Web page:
Academic issues aside, let us not focus on the incessant rumors of increased drinking, smoking and partying on Thursdays, even if the long weekends are here to stay.


Focusing on U

Saan? Sa U-Mall?”

Over the years, the landscape in Taft Avenue has changed radically. What used to be a sparser drive during the past generation has turned into an extremely busy avenue replete with establishments. However, one building stands out over the rest, for it houses a wide variety of hot restaurants and stores.

The famed University Mall was specially constructed to cater to the students; it has adjusted well to the wave of foreign students enrolling in the University, with Korean, American, and Persian dining areas.

Of course, the LRT connection from the mall to Vito Cruz station cannot be discounted. Since most Lasallians commute to and from school via the LRT, the University Mall has become a vital part of student life.


3rd Floor Yuch

Yuch pa class ko e!”

The Yuchengco family is an influential family in the Philippines, for on top of being the owners of the Rizal Commercial Banking Corporation (RCBC), they are also known for donating  their resources to various institutions. DLSU is one of the beneficiaries of the Yuchengco family’s success. On top of classrooms, seminar rooms, and administrative offices, the Yuchengco building also has a humongous auditorium and a museum. None of those striking locales, however, are branded with the name “Yuch”. “Yuch” is so unique that even outsiders cannot guess where this place is. Generally speaking, only seasoned students of DLSU are familiar with the word; it refers to the toilet.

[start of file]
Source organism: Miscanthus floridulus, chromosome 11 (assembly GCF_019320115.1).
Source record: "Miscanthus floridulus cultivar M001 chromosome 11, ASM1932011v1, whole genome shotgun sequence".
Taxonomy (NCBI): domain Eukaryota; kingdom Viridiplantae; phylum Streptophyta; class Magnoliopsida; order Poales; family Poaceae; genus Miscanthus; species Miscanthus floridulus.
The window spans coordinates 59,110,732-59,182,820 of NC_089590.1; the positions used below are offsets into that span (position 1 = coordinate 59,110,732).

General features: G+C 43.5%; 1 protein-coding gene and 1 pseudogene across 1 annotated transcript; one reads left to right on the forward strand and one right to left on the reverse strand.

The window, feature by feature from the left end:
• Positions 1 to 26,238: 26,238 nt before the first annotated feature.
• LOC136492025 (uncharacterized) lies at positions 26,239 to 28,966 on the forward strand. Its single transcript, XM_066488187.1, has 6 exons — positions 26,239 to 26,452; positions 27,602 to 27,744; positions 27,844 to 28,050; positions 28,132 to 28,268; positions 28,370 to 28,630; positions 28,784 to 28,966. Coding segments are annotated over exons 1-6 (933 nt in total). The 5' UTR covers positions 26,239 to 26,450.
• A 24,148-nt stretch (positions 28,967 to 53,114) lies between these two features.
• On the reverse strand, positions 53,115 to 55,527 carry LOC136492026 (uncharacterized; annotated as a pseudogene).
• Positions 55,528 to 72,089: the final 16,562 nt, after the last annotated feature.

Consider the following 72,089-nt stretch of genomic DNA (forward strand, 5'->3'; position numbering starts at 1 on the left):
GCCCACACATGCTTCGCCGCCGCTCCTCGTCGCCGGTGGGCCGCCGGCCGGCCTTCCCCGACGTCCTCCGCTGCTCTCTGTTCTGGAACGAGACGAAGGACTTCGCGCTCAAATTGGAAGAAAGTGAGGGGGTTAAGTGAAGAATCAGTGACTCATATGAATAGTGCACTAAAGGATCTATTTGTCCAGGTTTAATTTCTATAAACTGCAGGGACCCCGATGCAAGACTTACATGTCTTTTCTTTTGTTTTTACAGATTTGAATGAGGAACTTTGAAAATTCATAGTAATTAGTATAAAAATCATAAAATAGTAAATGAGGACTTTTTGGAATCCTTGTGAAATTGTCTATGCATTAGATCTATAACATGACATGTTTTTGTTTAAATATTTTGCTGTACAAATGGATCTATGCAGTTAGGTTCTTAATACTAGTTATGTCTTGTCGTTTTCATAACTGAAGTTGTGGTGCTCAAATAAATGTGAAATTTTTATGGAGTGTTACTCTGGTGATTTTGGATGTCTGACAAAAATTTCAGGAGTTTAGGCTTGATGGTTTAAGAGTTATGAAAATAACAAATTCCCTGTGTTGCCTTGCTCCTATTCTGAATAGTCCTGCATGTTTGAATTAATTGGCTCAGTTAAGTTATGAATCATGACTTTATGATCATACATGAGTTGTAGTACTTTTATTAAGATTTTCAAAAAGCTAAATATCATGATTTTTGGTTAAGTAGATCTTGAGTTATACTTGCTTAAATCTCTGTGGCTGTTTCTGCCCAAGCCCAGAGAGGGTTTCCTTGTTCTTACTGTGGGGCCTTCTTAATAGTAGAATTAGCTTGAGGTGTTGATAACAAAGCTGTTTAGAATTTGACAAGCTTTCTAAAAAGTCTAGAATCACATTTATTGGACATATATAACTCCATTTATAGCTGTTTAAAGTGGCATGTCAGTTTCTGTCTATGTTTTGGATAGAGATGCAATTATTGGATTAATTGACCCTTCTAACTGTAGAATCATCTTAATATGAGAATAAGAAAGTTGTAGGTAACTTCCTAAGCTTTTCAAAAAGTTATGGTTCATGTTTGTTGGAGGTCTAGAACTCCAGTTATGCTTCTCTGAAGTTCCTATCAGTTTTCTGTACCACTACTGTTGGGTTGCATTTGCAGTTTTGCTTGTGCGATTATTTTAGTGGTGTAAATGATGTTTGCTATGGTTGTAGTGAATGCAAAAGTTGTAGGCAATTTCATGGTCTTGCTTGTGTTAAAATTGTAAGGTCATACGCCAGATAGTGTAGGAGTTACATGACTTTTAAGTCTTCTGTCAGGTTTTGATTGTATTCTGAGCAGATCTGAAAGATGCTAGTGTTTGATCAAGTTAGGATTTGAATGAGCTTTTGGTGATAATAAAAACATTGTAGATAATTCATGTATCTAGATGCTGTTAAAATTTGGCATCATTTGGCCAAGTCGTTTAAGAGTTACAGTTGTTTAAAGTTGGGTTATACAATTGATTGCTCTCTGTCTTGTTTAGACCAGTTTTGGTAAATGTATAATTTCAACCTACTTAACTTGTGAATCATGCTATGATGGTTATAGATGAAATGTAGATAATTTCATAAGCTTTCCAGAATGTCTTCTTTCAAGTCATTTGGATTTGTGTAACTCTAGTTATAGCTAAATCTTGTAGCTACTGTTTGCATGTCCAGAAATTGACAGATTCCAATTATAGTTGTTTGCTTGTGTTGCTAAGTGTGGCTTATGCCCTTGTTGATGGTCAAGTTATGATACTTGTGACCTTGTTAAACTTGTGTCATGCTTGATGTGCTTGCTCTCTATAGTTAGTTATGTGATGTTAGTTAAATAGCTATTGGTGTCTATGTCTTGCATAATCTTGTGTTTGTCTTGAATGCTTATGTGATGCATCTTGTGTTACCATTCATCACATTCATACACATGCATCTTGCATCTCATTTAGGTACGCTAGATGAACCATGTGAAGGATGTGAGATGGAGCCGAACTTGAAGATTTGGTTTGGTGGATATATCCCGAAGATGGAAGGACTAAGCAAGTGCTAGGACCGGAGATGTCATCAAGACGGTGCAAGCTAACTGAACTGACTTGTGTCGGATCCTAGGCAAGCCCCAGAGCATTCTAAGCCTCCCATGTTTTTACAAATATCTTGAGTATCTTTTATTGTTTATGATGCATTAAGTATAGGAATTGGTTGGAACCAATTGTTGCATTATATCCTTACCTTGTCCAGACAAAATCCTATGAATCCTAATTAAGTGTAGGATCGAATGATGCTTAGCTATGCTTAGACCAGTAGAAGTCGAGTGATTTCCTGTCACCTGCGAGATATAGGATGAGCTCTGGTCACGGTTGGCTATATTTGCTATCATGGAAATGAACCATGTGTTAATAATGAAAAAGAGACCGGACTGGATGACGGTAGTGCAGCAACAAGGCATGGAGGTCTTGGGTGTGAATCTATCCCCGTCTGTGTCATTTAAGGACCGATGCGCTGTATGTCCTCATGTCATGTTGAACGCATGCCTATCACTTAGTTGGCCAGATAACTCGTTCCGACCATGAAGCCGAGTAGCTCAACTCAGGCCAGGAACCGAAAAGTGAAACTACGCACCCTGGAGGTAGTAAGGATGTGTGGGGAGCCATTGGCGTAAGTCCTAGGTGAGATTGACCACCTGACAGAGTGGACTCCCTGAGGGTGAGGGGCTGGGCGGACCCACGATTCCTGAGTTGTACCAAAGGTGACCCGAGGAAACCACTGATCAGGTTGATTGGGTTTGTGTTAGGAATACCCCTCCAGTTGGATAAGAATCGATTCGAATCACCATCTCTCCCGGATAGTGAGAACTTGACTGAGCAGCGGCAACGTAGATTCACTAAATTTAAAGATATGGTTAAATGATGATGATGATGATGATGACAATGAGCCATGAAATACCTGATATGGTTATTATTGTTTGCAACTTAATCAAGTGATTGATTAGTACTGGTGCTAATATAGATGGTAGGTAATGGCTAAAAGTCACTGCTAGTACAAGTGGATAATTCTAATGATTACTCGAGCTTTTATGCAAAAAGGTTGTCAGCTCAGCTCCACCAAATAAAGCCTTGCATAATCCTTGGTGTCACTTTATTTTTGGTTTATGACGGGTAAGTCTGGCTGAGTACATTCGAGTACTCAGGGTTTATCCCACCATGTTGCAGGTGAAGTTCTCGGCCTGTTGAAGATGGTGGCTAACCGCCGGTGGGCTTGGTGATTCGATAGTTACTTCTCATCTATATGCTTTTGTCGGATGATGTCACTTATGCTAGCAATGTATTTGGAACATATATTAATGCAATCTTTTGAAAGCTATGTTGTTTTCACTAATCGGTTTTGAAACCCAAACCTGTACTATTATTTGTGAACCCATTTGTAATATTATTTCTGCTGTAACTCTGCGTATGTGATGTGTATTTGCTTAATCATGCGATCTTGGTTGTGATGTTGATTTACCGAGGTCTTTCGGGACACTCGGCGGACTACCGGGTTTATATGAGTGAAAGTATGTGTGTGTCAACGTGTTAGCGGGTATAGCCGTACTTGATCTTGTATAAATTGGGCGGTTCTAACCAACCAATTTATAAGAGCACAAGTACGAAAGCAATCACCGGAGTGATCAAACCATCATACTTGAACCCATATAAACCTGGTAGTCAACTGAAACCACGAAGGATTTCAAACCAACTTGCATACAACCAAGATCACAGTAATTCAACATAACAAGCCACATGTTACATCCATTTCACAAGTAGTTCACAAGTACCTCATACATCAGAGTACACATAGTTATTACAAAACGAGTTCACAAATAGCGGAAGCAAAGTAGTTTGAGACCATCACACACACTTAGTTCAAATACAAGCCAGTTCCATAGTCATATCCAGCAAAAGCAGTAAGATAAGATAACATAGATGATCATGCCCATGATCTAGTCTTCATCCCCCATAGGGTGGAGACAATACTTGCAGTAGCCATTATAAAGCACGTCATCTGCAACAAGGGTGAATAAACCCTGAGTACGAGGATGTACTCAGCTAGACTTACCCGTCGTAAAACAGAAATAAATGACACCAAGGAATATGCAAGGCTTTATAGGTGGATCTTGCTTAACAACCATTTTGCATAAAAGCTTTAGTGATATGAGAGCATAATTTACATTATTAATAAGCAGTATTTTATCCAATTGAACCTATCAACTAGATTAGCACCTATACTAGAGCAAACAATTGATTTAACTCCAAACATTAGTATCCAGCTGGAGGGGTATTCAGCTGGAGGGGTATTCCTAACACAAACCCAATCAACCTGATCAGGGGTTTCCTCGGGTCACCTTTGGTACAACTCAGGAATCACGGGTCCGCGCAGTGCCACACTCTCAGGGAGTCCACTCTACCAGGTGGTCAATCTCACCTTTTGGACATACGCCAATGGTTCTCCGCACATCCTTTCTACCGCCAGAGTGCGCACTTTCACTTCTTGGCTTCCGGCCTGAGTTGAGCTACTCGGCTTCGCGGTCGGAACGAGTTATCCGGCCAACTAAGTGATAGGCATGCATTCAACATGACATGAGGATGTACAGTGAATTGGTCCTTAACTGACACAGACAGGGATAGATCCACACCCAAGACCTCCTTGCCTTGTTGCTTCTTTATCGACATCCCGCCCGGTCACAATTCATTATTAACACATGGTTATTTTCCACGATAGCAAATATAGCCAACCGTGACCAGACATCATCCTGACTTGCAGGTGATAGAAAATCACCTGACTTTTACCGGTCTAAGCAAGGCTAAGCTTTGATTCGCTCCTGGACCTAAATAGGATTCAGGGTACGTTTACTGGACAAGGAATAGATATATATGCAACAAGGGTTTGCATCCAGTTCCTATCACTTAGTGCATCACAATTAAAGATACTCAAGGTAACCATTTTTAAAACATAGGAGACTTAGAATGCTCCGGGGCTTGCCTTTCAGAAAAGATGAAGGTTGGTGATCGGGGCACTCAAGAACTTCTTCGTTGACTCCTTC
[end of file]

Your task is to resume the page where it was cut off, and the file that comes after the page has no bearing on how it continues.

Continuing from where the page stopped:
What makes a toilet unique then? Nothing, and everything. The toilets in the building contain the same things a typical toilet would have. Still, the shiny tiled floors and sheer brightness of the area  say otherwise. While few buildings in the world are known for their toilets, the Yuchengco building is certainly the exception.


A Fresher Future

As bizarre and uncanny as these terminologies might seem, they appropriately reflect the Lasallian culture. Words are not merely words; they are the by-product of years and years of influences. The syllables and consonants that roll off our tongues may actually be mirror-images of our society. For instance, the affluent deem eyeball as a lowly word, whereas champagne might only be relevant in sophisticated classes.

Thus, words have more power than one might think to imagine; they serve as an unconscious barrier between social classes, yet they are also a sign of society’s improvement alongside globalization. And as the years roll by, it is only to be expected that our field of vocabulary will expand even further.

As the University begins another century of fulfilling its Vision-Mission, establishing a unique culture of Lasallian jargons is not far off. For all you know, words that appeared on this very page might just become as obsolete, only to be replaced by fresher, crazier ideas and out-of-this-world thoughts.

Stephanie Tan

By Stephanie Tan

Shi Ailyn

By Shi Ailyn

17 replies on “Catch the phrase?”


Wonderful story, reckoned we could combine several unrelated data, nevertheless really really worth taking a look, whoa did one study about Mid East has got far more problerms too.